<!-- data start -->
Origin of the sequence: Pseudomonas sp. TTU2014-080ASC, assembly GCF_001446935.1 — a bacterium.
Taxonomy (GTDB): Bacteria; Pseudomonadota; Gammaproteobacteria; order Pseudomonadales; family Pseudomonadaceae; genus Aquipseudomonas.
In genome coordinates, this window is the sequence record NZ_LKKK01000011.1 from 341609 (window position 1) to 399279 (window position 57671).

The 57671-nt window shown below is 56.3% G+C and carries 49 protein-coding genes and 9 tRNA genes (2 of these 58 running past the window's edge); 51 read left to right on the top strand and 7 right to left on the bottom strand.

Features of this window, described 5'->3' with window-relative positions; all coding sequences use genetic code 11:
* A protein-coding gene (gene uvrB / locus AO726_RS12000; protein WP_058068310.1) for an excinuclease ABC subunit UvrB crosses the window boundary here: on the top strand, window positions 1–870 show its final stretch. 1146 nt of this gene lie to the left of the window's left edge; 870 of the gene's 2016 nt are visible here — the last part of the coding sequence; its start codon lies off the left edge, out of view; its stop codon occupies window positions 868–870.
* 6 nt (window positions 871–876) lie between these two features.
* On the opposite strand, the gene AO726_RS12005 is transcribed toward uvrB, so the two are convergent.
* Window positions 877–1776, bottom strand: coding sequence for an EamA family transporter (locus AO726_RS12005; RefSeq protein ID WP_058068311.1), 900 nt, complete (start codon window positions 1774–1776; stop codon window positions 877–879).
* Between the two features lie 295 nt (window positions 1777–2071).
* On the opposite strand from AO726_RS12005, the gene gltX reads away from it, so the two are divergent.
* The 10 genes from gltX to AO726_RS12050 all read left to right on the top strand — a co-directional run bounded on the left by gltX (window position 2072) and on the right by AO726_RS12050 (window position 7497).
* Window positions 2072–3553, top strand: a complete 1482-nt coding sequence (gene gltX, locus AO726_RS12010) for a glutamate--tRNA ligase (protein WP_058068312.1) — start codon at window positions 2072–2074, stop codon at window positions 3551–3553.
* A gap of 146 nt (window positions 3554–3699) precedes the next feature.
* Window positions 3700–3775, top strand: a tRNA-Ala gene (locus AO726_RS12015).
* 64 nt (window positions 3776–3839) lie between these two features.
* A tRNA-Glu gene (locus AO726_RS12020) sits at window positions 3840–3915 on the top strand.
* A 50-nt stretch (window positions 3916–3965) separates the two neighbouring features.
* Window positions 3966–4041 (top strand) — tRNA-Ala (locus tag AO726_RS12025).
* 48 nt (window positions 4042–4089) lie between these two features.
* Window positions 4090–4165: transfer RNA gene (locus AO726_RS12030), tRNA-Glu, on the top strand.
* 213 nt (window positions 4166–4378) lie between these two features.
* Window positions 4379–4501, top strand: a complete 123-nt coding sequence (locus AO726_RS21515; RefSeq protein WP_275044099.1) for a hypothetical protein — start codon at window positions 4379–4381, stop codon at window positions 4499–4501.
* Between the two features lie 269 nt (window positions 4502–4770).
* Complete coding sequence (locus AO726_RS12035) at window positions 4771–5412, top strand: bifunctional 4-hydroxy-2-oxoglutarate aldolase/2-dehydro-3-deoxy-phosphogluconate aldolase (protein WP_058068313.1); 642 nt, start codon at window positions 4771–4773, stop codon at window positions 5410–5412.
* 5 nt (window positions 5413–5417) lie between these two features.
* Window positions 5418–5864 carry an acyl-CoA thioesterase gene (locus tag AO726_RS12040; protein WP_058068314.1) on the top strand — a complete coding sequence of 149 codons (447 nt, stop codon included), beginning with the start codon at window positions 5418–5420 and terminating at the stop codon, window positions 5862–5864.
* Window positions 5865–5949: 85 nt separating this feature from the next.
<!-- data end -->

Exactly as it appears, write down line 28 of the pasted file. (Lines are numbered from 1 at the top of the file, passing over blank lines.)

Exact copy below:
* Window positions 5865–5949: 85 nt separating this feature from the next.